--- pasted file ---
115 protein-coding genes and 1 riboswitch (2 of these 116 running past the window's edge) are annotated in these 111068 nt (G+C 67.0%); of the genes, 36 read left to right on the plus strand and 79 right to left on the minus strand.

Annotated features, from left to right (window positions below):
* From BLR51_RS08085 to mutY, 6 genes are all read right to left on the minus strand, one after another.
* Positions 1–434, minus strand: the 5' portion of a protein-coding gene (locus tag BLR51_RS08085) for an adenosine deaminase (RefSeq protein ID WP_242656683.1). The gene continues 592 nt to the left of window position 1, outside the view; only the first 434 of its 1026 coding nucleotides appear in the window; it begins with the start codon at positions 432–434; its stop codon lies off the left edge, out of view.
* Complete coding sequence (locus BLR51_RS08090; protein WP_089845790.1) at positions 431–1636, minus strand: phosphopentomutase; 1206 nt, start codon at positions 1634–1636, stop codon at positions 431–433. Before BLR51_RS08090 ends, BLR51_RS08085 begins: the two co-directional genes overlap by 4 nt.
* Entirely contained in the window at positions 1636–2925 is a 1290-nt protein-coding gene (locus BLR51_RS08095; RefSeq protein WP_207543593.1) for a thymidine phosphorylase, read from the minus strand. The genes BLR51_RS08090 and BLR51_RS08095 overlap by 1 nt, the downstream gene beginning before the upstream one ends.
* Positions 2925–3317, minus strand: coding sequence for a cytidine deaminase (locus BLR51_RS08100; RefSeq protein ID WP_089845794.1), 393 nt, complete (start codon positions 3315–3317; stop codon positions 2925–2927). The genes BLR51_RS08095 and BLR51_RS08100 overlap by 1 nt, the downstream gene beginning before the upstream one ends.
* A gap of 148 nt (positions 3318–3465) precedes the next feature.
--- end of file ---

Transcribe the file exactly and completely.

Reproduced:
115 protein-coding genes and 1 riboswitch (2 of these 116 running past the window's edge) are annotated in these 111068 nt (G+C 67.0%); of the genes, 36 read left to right on the plus strand and 79 right to left on the minus strand.

Annotated features, from left to right (window positions below):
* From BLR51_RS08085 to mutY, 6 genes are all read right to left on the minus strand, one after another.
* Positions 1–434, minus strand: the 5' portion of a protein-coding gene (locus tag BLR51_RS08085) for an adenosine deaminase (RefSeq protein ID WP_242656683.1). The gene continues 592 nt to the left of window position 1, outside the view; only the first 434 of its 1026 coding nucleotides appear in the window; it begins with the start codon at positions 432–434; its stop codon lies off the left edge, out of view.
* Complete coding sequence (locus BLR51_RS08090; protein WP_089845790.1) at positions 431–1636, minus strand: phosphopentomutase; 1206 nt, start codon at positions 1634–1636, stop codon at positions 431–433. Before BLR51_RS08090 ends, BLR51_RS08085 begins: the two co-directional genes overlap by 4 nt.
* Entirely contained in the window at positions 1636–2925 is a 1290-nt protein-coding gene (locus BLR51_RS08095; RefSeq protein WP_207543593.1) for a thymidine phosphorylase, read from the minus strand. The genes BLR51_RS08090 and BLR51_RS08095 overlap by 1 nt, the downstream gene beginning before the upstream one ends.
* Positions 2925–3317, minus strand: coding sequence for a cytidine deaminase (locus BLR51_RS08100; RefSeq protein ID WP_089845794.1), 393 nt, complete (start codon positions 3315–3317; stop codon positions 2925–2927). The genes BLR51_RS08095 and BLR51_RS08100 overlap by 1 nt, the downstream gene beginning before the upstream one ends.
* A gap of 148 nt (positions 3318–3465) precedes the next feature.